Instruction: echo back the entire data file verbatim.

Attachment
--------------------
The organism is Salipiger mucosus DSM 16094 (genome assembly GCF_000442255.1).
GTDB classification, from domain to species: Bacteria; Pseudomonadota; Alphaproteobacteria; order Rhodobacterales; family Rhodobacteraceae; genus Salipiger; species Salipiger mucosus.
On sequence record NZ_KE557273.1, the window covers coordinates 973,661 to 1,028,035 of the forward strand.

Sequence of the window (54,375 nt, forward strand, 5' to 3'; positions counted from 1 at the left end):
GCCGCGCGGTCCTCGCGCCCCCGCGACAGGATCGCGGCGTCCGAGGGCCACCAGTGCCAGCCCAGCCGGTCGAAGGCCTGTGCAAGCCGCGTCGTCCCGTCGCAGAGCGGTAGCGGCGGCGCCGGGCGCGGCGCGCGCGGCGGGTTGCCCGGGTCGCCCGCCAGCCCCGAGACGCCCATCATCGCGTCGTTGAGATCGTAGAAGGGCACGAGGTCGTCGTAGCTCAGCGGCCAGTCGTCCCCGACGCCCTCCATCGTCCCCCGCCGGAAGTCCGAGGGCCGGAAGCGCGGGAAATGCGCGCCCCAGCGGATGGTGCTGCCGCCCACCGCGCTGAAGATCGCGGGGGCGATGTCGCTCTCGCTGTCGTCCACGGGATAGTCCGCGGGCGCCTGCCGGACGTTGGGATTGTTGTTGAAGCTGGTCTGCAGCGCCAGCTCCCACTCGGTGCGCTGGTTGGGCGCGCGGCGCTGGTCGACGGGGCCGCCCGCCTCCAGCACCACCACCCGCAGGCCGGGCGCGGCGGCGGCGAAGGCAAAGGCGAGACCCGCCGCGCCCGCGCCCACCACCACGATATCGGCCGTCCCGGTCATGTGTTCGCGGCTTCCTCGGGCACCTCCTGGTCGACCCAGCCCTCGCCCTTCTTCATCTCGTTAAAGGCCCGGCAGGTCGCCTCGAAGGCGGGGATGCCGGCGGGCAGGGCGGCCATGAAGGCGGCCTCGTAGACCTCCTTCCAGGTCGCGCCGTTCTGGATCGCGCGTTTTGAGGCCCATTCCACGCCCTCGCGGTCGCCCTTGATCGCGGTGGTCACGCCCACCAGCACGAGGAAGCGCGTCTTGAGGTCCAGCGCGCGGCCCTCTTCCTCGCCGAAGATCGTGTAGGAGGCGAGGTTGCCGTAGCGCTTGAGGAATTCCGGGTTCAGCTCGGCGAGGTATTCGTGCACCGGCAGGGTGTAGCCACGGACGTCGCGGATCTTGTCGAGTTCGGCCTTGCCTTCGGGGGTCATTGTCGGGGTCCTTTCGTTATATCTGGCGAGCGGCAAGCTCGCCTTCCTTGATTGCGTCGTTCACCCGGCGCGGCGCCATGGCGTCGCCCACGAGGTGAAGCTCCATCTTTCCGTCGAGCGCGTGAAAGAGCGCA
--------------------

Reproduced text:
The organism is Salipiger mucosus DSM 16094 (genome assembly GCF_000442255.1).
GTDB classification, from domain to species: Bacteria; Pseudomonadota; Alphaproteobacteria; order Rhodobacterales; family Rhodobacteraceae; genus Salipiger; species Salipiger mucosus.
On sequence record NZ_KE557273.1, the window covers coordinates 973,661 to 1,028,035 of the forward strand.

Sequence of the window (54,375 nt, forward strand, 5' to 3'; positions counted from 1 at the left end):
GCCGCGCGGTCCTCGCGCCCCCGCGACAGGATCGCGGCGTCCGAGGGCCACCAGTGCCAGCCCAGCCGGTCGAAGGCCTGTGCAAGCCGCGTCGTCCCGTCGCAGAGCGGTAGCGGCGGCGCCGGGCGCGGCGCGCGCGGCGGGTTGCCCGGGTCGCCCGCCAGCCCCGAGACGCCCATCATCGCGTCGTTGAGATCGTAGAAGGGCACGAGGTCGTCGTAGCTCAGCGGCCAGTCGTCCCCGACGCCCTCCATCGTCCCCCGCCGGAAGTCCGAGGGCCGGAAGCGCGGGAAATGCGCGCCCCAGCGGATGGTGCTGCCGCCCACCGCGCTGAAGATCGCGGGGGCGATGTCGCTCTCGCTGTCGTCCACGGGATAGTCCGCGGGCGCCTGCCGGACGTTGGGATTGTTGTTGAAGCTGGTCTGCAGCGCCAGCTCCCACTCGGTGCGCTGGTTGGGCGCGCGGCGCTGGTCGACGGGGCCGCCCGCCTCCAGCACCACCACCCGCAGGCCGGGCGCGGCGGCGGCGAAGGCAAAGGCGAGACCCGCCGCGCCCGCGCCCACCACCACGATATCGGCCGTCCCGGTCATGTGTTCGCGGCTTCCTCGGGCACCTCCTGGTCGACCCAGCCCTCGCCCTTCTTCATCTCGTTAAAGGCCCGGCAGGTCGCCTCGAAGGCGGGGATGCCGGCGGGCAGGGCGGCCATGAAGGCGGCCTCGTAGACCTCCTTCCAGGTCGCGCCGTTCTGGATCGCGCGTTTTGAGGCCCATTCCACGCCCTCGCGGTCGCCCTTGATCGCGGTGGTCACGCCCACCAGCACGAGGAAGCGCGTCTTGAGGTCCAGCGCGCGGCCCTCTTCCTCGCCGAAGATCGTGTAGGAGGCGAGGTTGCCGTAGCGCTTGAGGAATTCCGGGTTCAGCTCGGCGAGGTATTCGTGCACCGGCAGGGTGTAGCCACGGACGTCGCGGATCTTGTCGAGTTCGGCCTTGCCTTCGGGGGTCATTGTCGGGGTCCTTTCGTTATATCTGGCGAGCGGCAAGCTCGCCTTCCTTGATTGCGTCGTTCACCCGGCGCGGCGCCATGGCGTCGCCCACGAGGTGAAGCTCCATCTTTCCGTCGAGCGCGTGAAAGAGCGCA